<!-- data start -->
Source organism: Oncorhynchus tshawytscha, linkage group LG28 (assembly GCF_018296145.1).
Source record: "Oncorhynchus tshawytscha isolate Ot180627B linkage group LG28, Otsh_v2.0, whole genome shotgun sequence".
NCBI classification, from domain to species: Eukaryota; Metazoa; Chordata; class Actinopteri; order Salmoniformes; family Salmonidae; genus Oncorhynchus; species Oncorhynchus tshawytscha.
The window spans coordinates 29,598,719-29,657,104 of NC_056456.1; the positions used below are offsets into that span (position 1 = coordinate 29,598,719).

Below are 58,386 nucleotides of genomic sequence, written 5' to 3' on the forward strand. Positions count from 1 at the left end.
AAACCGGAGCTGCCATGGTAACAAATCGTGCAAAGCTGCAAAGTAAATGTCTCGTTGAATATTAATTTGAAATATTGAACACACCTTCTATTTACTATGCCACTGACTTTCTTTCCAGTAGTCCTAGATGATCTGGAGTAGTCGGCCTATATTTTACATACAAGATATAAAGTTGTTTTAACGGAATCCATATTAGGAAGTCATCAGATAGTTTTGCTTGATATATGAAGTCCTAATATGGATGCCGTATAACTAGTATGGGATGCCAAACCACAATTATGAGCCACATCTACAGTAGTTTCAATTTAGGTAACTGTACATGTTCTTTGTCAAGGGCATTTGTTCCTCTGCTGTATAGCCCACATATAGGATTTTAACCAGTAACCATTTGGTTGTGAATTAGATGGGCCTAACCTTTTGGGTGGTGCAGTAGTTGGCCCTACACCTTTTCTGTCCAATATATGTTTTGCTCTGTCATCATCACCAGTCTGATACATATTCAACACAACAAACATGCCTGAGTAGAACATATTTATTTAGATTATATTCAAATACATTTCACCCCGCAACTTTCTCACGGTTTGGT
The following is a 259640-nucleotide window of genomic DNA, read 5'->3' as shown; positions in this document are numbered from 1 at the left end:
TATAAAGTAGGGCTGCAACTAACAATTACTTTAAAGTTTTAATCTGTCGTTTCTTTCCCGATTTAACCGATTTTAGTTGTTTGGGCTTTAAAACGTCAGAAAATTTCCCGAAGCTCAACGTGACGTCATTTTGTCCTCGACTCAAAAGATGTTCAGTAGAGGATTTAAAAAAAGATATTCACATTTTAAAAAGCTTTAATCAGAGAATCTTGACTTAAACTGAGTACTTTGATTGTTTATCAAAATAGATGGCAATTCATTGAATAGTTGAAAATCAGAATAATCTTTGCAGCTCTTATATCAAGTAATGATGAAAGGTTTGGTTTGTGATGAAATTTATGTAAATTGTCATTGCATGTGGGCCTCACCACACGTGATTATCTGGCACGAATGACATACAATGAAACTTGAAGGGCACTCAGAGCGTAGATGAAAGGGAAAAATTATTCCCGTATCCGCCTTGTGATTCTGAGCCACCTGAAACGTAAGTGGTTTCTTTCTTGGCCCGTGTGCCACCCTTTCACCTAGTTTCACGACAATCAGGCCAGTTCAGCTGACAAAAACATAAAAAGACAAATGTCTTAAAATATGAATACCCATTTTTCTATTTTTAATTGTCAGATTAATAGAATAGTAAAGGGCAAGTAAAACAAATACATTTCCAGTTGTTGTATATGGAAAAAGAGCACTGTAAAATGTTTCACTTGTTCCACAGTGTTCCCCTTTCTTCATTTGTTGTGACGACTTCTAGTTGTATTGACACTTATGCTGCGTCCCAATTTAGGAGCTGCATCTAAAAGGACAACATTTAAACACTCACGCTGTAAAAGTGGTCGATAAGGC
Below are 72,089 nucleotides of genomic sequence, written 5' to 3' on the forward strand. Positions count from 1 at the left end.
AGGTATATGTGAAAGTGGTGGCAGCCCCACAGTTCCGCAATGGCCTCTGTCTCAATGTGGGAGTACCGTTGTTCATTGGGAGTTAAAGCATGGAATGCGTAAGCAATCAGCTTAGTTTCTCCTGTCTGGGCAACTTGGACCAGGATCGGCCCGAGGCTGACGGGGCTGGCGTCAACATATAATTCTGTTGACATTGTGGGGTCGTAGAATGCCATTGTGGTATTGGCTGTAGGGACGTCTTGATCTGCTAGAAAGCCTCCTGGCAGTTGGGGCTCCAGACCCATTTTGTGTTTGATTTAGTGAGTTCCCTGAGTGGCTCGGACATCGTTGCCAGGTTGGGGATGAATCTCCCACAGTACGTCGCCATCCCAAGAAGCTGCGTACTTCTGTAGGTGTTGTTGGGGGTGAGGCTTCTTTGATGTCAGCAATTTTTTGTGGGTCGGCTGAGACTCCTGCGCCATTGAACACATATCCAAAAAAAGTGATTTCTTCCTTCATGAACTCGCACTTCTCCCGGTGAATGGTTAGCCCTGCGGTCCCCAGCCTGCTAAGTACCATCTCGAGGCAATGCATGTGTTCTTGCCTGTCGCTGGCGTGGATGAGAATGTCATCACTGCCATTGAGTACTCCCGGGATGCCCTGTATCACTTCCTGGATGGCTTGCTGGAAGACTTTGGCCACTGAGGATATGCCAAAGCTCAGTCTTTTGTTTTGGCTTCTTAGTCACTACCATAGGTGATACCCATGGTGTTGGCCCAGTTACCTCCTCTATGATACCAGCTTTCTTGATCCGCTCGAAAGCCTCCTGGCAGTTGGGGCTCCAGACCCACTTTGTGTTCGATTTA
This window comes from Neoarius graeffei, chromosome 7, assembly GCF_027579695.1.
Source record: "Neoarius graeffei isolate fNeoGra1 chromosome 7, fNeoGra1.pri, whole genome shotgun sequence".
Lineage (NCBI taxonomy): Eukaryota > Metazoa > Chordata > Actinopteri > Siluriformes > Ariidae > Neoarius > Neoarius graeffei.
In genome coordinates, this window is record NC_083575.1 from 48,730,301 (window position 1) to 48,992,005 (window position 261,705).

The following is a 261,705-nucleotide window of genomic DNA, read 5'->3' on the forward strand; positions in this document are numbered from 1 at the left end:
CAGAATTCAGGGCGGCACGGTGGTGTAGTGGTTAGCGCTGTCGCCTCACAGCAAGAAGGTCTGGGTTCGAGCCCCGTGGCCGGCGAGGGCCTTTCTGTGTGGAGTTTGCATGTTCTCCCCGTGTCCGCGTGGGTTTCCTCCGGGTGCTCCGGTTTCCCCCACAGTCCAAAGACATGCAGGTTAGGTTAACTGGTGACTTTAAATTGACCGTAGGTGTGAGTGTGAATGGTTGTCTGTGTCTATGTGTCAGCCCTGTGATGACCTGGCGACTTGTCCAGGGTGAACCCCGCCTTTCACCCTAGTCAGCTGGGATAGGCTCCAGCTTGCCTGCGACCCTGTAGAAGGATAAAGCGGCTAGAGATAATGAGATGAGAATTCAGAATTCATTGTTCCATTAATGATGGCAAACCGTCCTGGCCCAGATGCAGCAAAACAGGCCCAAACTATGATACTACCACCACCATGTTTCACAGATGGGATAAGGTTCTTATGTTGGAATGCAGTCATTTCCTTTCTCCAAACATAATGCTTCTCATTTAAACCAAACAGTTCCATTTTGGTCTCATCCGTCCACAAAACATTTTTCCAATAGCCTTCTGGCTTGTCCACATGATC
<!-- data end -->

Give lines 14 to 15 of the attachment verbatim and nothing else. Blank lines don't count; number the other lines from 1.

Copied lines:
In genome coordinates, this window is record NC_083575.1 from 48,730,301 (window position 1) to 48,992,005 (window position 261,705).

The following is a 261,705-nucleotide window of genomic DNA, read 5'->3' on the forward strand; positions in this document are numbered from 1 at the left end: